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Transmission and reflection of energy at the boundary of a random two-component composite

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MWSW02 - Theory of wave scattering in complex and random media

A half-space $x_2 > 0$ is occupied by a two-component statistically-uniform random composite with specified volume fractions and two-point correlation. It is bonded to a uniform half-space $x_2 < 0$ from which a plane wave is incident. The problem requires the specification of the properties of three media: those of the two constituents of the composite and those of the homogeneous half-space. The complexity of the problem is minimized by considering a model acoustic-wave problem in which the two media comprising the composite have the same modulus but different densities. The homogeneous half-space can have any chosen modulus and density. An approximate formulation based on a stochastic variational principle is formulated and solved explicitly in the particular case of an exponentially decaying correlation function, generalizing a previous solution in which the homogeneous medium had the same modulus as the composite. The main novelty of the present work is that the mean energy fluxes in the composite and reflected from the boundary are calculated, demonstrating explicitly the large backscatter associated with the mean-zero component of the reflected signal and the systematic transfer of energy from the decaying mean transmitted waves into the mean-zero disturbance as distance from the boundary increases.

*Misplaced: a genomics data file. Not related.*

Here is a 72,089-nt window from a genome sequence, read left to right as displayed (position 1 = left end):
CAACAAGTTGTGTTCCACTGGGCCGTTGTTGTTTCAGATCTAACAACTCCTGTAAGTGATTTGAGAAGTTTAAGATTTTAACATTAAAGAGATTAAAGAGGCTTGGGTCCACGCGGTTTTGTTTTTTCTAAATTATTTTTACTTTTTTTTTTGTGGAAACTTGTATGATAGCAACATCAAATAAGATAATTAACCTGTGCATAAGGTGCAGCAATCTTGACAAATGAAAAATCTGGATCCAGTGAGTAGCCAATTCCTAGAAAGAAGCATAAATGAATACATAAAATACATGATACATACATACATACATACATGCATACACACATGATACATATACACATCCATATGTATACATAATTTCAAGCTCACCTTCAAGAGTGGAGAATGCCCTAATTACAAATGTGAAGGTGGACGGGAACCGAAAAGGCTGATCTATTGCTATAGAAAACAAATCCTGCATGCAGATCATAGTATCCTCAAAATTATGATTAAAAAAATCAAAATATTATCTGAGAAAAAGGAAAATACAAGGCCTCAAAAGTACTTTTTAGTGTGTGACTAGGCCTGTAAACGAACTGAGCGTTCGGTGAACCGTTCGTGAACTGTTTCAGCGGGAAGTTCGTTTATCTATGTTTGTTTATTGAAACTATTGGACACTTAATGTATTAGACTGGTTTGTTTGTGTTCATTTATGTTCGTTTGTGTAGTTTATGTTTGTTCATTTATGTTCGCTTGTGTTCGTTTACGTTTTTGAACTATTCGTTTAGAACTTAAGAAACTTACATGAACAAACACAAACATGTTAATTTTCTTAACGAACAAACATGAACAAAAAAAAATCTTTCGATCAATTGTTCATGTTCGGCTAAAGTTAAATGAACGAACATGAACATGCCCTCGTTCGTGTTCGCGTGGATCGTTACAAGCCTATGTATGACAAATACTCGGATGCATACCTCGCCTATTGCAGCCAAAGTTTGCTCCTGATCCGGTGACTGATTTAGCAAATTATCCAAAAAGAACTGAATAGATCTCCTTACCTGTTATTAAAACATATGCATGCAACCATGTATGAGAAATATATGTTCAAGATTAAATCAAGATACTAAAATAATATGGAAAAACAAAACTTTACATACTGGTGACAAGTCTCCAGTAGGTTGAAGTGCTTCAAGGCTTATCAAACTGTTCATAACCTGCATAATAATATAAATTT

This talk is part of the Isaac Newton Institute Seminar Series series.

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